Housing starts slump, permits perk up
Housing starts dropped 5% to a seasonally adjusted annual rate of 549,000 from 578,000 in May. That's also down 5.8% from 583,000 in the year-ago month, and it leaves starts at their lowest level since October. Single family starts slipped 0.7% from May and 4.6% from the year-ago level, leaving them at a 13-month low. On a regional basis, starts fell across the board -- with declines of 2.4% in the South, 5.9% in the West, 6.9% in the Midwest, and 11.3% in the Northeast.
Meanwhile, building permits popped 2.1% to a seasonally adjusted annual rate of 586,000 in June from a revised 574,000 in May. That's down 2.3% from the 600,000 permits issued a year ago. Single family permits fell 3.4% to 421,000 from 436,000. Regionally, we saw a 32.3% monthly gain in the Northeast and a 9.7% rise in the West. But permit issuance fell 7.8% in the South and 10.8% in the Midwest.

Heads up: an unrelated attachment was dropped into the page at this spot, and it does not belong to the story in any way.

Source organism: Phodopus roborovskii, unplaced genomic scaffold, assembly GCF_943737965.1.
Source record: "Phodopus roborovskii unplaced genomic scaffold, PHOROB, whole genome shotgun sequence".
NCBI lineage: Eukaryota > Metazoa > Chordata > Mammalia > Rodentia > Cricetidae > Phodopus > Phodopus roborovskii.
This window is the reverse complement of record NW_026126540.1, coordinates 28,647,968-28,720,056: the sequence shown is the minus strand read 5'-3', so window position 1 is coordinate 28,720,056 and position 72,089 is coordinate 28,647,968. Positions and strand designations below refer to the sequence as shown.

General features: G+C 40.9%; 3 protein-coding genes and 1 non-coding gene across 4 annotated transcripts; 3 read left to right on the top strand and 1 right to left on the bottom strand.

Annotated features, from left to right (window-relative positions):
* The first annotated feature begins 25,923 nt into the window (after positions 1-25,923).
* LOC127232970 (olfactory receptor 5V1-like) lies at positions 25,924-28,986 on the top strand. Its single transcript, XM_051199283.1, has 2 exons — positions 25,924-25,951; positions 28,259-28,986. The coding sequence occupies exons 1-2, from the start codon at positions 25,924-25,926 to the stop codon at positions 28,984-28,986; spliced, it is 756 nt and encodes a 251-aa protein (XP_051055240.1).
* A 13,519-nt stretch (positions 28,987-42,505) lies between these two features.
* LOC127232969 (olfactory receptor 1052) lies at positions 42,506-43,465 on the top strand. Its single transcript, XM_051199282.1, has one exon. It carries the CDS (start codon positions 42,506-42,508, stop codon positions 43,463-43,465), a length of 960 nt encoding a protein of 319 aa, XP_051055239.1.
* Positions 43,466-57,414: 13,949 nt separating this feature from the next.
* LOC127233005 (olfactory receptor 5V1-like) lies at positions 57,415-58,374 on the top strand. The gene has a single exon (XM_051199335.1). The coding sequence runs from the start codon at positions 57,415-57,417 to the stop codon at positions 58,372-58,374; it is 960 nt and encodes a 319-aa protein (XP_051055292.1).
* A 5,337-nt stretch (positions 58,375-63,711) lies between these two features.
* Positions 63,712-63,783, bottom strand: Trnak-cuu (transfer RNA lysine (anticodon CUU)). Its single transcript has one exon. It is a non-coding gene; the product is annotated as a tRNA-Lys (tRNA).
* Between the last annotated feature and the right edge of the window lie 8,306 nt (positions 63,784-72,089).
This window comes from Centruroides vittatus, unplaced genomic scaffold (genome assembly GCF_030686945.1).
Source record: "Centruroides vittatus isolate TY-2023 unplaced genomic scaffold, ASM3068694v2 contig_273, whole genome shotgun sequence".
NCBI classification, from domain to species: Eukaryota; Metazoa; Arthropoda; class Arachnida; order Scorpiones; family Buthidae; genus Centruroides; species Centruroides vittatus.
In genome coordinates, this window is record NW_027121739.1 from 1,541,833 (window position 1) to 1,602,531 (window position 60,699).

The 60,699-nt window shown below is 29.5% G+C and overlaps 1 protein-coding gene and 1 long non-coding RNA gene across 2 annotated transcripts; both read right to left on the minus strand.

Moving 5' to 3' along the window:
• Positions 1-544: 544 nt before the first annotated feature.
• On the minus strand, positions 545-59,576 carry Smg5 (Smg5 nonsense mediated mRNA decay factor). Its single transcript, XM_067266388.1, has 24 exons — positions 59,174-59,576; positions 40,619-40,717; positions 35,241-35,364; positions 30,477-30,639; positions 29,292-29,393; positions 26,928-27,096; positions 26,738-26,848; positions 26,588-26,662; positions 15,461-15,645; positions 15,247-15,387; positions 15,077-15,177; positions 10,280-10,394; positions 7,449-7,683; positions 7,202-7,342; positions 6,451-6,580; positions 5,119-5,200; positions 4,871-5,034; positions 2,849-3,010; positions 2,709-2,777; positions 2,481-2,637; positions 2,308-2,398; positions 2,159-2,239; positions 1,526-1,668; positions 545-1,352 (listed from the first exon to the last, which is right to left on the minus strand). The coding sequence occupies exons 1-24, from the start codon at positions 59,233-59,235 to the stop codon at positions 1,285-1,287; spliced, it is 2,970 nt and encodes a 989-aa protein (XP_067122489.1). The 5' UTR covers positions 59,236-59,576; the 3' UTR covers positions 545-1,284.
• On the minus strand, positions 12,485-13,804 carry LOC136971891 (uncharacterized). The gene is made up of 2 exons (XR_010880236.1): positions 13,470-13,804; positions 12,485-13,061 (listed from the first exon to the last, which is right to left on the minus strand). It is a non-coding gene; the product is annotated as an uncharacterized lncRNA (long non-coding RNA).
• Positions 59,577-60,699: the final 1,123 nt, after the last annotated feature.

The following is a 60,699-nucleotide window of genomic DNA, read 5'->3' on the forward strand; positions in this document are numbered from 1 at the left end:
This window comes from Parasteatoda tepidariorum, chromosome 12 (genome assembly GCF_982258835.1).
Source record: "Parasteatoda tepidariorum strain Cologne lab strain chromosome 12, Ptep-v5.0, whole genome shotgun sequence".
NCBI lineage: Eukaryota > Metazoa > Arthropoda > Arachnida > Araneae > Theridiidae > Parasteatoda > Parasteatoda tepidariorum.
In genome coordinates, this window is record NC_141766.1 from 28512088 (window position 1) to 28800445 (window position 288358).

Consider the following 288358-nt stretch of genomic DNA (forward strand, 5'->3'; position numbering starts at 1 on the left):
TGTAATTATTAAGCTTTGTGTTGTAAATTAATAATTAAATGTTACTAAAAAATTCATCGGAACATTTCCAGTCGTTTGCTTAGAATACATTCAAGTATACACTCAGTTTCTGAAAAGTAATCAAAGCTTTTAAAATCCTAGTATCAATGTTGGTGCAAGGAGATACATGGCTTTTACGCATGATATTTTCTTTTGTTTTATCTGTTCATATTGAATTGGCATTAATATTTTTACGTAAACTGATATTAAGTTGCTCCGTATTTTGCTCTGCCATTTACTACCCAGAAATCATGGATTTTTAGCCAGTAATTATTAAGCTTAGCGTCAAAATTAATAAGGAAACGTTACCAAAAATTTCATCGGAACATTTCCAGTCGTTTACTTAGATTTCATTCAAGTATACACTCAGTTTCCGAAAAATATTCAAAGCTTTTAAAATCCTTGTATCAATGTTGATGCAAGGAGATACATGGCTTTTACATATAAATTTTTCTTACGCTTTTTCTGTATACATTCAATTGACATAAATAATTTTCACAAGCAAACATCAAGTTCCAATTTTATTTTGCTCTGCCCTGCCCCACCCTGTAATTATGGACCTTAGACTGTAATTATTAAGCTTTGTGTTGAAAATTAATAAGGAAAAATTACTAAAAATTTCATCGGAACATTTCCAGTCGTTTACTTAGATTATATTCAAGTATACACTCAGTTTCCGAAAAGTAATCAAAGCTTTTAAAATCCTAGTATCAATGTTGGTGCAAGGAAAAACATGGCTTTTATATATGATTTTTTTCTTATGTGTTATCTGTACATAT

The housing industry remains stuck in a rut, with both sales and construction activity moribund. Single family permits and starts slumped in June, and relatively broad-based regional weakness was evident up in the overall figures. Builders simply lack the confidence -- or in some cases, the financing -- to ramp up construction, especially in the wake of the home buyer tax credit's expiration.
What about the longer term outlook? Well, cheap mortgage rates and cheap homes should help ease the housing market's pain. But until we see signs of life in the labor market, we're just not going to see a robust recovery -- only more malaise.